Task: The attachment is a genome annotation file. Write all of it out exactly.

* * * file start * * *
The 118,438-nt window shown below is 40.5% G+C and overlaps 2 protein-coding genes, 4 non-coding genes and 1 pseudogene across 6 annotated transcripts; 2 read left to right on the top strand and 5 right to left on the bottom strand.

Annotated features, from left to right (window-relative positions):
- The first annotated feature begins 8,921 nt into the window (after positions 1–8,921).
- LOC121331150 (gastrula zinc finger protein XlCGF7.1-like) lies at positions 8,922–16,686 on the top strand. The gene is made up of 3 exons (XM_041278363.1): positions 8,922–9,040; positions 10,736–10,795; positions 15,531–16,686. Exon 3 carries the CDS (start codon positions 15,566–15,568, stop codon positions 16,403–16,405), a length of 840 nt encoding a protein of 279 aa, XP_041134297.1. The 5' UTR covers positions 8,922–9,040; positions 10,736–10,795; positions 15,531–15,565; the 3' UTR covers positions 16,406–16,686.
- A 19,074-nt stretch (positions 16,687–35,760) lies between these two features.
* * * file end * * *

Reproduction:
The 118,438-nt window shown below is 40.5% G+C and overlaps 2 protein-coding genes, 4 non-coding genes and 1 pseudogene across 6 annotated transcripts; 2 read left to right on the top strand and 5 right to left on the bottom strand.

Annotated features, from left to right (window-relative positions):
- The first annotated feature begins 8,921 nt into the window (after positions 1–8,921).
- LOC121331150 (gastrula zinc finger protein XlCGF7.1-like) lies at positions 8,922–16,686 on the top strand. The gene is made up of 3 exons (XM_041278363.1): positions 8,922–9,040; positions 10,736–10,795; positions 15,531–16,686. Exon 3 carries the CDS (start codon positions 15,566–15,568, stop codon positions 16,403–16,405), a length of 840 nt encoding a protein of 279 aa, XP_041134297.1. The 5' UTR covers positions 8,922–9,040; positions 10,736–10,795; positions 15,531–15,565; the 3' UTR covers positions 16,406–16,686.
- A 19,074-nt stretch (positions 16,687–35,760) lies between these two features.